Ten years ago, Finis Jhung, the legendary ballet master extraordinaire, who danced soloist and principal roles with the San Francisco, Joffrey and Harkness Ballet companies in the 1960s, began experiencing excruciating pain and instability in his right leg. Severe arthritis, diagnosed his doctor. The risk and recovery time of hip replacement convinced Jhung to seek alternative solutions—cortisone treatments, chiropractic therapy, acupuncture. Nothing helped. A weekly deep-tissue massage, to relax his abductors and inner-thigh muscles, and his own self-designed stretching regimen worked for a while.

And then it didn't. Teaching five ballet classes a week demanded increased recovery time, while his ability to demonstrate simple ballet steps was decreasing. Last summer, soon after Jhung turned 80, he decided to reconsider surgery.


Jhung's internist referred him to Dr. Roy Davidovitch, director of the Hip Center at New York University Langone Medical Center. He's the first surgeon in New York City to perform the minimally invasive (MIS) Anterior Approach Total Hip Replacement. Unlike the traditional posterior (back) or lateral (side), the anterior (front) approach allows access to the hip joint without cutting through major muscles or tendons, enabling a quicker return to normal activity. Jhung could expect to return home the day of the surgery and begin teaching again in four to six weeks. He was sold!

Pre-surgery with Dr. Roy Davidovitch. Photo by Jason Jhung

Three weeks after Jhung's hip replacement surgery on September 6, we caught up over e-mail.

Giannella M. Garrett: Congratulations! How are you feeling?

Finish Jhung: Last night was a breakthrough night. The swelling has almost completely disappeared. Only slight discoloration in the right foot and inner ankle. I could even sleep on my side in two-hour increments. I'm feeling very good this morning. Sitting at the computer is much more comfortable because my knee bends. So, 19 days after surgery, almost no swelling. No pain. No discomfort. I can walk unaided with a cane in the house. I'm going to start outpatient physical therapy today.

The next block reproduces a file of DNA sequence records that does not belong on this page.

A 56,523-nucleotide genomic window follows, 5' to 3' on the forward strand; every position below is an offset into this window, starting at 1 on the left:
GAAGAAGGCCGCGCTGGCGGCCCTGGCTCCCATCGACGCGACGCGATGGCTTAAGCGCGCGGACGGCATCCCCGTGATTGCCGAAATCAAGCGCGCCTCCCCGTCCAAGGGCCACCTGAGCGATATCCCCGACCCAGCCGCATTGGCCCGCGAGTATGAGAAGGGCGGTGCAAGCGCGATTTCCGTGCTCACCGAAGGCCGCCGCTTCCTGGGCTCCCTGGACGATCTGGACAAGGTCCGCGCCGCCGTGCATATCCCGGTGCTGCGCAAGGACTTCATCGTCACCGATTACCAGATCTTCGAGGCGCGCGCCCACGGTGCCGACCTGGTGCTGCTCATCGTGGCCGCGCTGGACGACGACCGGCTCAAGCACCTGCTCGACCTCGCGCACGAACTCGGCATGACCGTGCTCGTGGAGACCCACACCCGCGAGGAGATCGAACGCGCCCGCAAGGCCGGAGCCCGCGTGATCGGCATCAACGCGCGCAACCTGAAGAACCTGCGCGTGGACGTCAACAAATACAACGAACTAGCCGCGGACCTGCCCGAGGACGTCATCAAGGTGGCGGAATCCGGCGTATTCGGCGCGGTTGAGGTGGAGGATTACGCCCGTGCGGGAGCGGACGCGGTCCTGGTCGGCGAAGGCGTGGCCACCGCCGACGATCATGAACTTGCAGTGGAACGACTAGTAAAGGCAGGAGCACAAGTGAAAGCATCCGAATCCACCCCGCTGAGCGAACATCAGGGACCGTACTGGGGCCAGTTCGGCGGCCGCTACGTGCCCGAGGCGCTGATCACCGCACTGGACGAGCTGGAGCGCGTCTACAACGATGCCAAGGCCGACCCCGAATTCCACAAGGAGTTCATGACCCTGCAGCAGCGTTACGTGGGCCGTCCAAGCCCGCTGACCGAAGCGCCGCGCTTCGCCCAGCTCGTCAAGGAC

Here's where the incision happened. Photo by Jason Jhung

GG: What has been the most difficult or challenging aspect of the surgery? What (if anything) has been easier than you expected?

FJ: My biggest challenge has been getting a good night's sleep. The first two weeks I slept with calf pumps, which constantly pressed and released in order to prevent blood clots, and I had long cables stemming from the calf sleeves to the powering device. This made getting in and out of beds and chairs a very complicated process. I would often get up from sitting, forget I was connected to the device-wire connected to the outlet and suddenly be jerked back.

What's easier than expected: walking without pain or limping. This past weekend I left the apartment for the first time and ate at a neighborhood restaurant, and only because it is good and walkable from my apartment.

GG: When are you planning to begin teaching again?

FJ: I return to teaching my full-time schedule on Sunday, October 1. I am not allowed to turn out or stand a lot, so my Team Finis demonstrators, Mayumi Omagari and Ari Miyagawa, will assist me these first few weeks. I must spend most of the class sitting with my right foot elevated. But I'll be perfectly capable of demonstrating with my hands and pointing out details. Hmm. I probably could use a pointing stick!

Post-surgery with his song Jason. Photo by Jason Jhung

GG: What propels you?

FJ: My mission in life as a Buddhist is to help others. When I see people in trouble in ballet class, I want to help them solve their technical and artistic problems. I can't see any point in letting students continue working incorrectly, when they would look so much better if they followed my instructions. What else is there to do in life but help others? And, solving these problems in class leads me to create instructional videos, which can be used by people all over the world. I try to instill in my students what we call in Buddhism "a seeking spirit." To learn the truth so that you can apply it and better yourself. You know, ballet is the "bitchy" art, where it is common among dancers to wish others the worst so they lag behind. And this kind of attitude shows onstage—people who give, and those who don't. People who are generous and have ample room in their lives to help others. We all need to be giving in the sense of helping when we can.